Assembled a team of faculty and students to continue work on the Rostock Max v3 (part 1, part 2). As before, the project is nicely modular, so while Max (Chemistry) and CJ (student) worked on the electronics…
…Diane (Sociology), Alex Hartigan (student), and Thomas Schmitt (student) focused on the main assembly.
As it turns out, instead of three each of the inner and outer bits that hold the bearings for the carriage, the kit included four and two. We talked about some options, and the crew decided to mod one of the errant parts to make it work, which involved sawing off a bit of it…
…and drilling a couple of holes…
…while I contacted the vendor about sending a replacement. We think our modified part will work, but I’m working on getting the right part sent, just in case.
We’ve probably got at least another day of work before the printer is finished, and as folks began drifting away, Levi (receiving) delivered 12 new lab stools. CJ, Alex and Thomas hung around and helped assemble them.
Still waiting on the workbenches, which should be here in the next couple of weeks. Lots of energy, and lots of making!
Hosted the second Rostock Max build day today. The crew – mostly the same folks from the first build day – put in a good day of work, and we got much of the hot end done, finished up the base, and made good progress on the top assembly. We decided to adapt the topping out tradition, aka “signing the beam,” though we aren’t actually finished with the build.
Max Mahoney (Professor of Chemistry) had an idea about using the Innovation Center’s 3D printer to create some manipulatives to help demonstrate to chemistry students concepts of atomic bonding. Something like this:
Here’s what Max has to say about it:
The nature of chemical bonds is rooted in complex physical forces. These forces result in atoms being both attracted and held apart at a specific distance. We hope to develop a hands-on model for students, which conveys this important chemical information. Currently available designs of molecular model kits allow the construction of complex molecules in 3 dimensions, but do a poor job of representing the exact nature of each chemical bond. Our goal is to create a model that will allow students to feel the chemical bond and see the bond lengths. The recently discovered ‘inverter magnets’ have the property of both repelling and attracting each other, so that the atoms seem to hold each other in a ‘tractor beam.’ The distance they are separated represents the bond length.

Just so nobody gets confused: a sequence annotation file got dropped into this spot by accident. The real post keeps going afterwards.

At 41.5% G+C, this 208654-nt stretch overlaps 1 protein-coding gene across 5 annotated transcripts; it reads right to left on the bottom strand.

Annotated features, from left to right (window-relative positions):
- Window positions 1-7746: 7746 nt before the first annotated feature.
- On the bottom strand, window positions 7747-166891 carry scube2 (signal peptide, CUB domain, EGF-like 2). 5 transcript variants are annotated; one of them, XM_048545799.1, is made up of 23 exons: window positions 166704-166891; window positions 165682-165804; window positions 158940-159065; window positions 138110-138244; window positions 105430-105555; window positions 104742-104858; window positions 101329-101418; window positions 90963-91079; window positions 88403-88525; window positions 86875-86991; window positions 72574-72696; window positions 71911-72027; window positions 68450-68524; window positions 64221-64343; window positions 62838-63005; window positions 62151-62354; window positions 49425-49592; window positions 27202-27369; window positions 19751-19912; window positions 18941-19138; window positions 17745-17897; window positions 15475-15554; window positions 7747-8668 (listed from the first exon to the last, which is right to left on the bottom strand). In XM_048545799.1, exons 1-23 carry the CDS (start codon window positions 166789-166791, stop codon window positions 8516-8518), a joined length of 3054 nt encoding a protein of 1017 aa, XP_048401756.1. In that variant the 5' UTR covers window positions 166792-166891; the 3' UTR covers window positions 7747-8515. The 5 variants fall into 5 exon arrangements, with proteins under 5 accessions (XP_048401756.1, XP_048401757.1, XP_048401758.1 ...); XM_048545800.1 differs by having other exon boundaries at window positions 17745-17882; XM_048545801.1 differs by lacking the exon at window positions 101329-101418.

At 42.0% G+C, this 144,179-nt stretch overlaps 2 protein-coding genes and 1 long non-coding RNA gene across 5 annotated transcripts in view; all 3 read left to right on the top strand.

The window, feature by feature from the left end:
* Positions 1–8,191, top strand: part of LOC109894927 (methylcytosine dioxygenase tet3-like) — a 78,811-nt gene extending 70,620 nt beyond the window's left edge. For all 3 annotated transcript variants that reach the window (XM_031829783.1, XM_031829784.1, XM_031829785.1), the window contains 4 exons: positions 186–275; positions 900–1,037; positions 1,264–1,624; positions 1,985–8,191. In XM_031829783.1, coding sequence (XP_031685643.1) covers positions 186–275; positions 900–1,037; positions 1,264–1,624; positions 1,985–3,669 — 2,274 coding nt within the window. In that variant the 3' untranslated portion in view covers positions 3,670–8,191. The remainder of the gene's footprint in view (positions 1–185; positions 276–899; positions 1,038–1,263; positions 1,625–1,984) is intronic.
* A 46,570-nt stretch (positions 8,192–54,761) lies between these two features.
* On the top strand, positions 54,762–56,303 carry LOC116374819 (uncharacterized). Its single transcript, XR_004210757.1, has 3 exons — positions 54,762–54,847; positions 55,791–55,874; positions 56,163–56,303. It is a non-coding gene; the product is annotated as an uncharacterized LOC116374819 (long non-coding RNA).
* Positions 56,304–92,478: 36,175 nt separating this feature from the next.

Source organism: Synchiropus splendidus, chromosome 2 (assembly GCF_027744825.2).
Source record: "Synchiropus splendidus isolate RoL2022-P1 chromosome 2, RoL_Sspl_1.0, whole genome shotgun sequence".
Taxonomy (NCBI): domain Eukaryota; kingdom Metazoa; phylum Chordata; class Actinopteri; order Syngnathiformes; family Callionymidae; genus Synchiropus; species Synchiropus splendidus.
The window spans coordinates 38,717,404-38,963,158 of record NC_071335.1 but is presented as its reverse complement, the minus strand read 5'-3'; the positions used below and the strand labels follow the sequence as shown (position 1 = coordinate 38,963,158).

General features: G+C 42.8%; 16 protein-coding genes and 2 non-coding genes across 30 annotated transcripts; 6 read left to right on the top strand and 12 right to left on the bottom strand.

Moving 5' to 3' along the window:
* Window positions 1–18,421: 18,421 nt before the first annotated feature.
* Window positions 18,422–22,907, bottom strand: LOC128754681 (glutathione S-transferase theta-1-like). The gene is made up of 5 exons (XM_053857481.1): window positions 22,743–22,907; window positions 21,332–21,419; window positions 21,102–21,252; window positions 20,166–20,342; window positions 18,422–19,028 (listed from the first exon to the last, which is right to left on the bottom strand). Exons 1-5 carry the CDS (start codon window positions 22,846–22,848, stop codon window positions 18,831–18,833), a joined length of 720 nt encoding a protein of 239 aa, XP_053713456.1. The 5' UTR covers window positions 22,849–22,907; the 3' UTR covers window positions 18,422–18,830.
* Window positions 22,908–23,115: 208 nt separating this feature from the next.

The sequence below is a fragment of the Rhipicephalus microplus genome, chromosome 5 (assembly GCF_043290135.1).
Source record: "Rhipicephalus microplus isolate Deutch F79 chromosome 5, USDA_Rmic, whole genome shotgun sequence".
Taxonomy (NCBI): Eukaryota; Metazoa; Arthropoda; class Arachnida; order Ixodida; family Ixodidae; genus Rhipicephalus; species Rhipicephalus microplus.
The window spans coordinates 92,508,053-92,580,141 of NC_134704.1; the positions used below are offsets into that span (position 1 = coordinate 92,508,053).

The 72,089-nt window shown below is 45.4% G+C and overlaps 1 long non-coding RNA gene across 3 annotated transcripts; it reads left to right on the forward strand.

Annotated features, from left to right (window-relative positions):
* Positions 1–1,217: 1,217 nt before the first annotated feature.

Initial designs will focus on demonstrating the principle of bond length and bond vibration between two atoms. Enclosures for the inverter magnets are currently being 3D printed and their shapes optimized. These models use strong neodymium magnets so that students can feel the significant push and pull of the two ‘atoms.’ Magnets of different strengths will result in varying degrees of bond strengths (and vibrational rates), which can be measured by the student using force gauges.
Subsequent designs of these models will demonstrate each atom’s unique bonding pattern. Specialized cases for the inverter magnets will be 3D printed to mimic an atom’s ability to form multiple bonds.
The key aspect of these models is that the magnets do not touch and can be made to vibrate at a specific frequency so that the model is dynamic. Currently, students are taught these concepts with either static models, or with video animation. The strength of our model lies in the ability for students see and feel tangible objects displaying atomic principles on a macro scale.
We did some design talking/drawing:
Max went home, bought some magnets, taught himself SketchUp, and has printed a few different prototypes.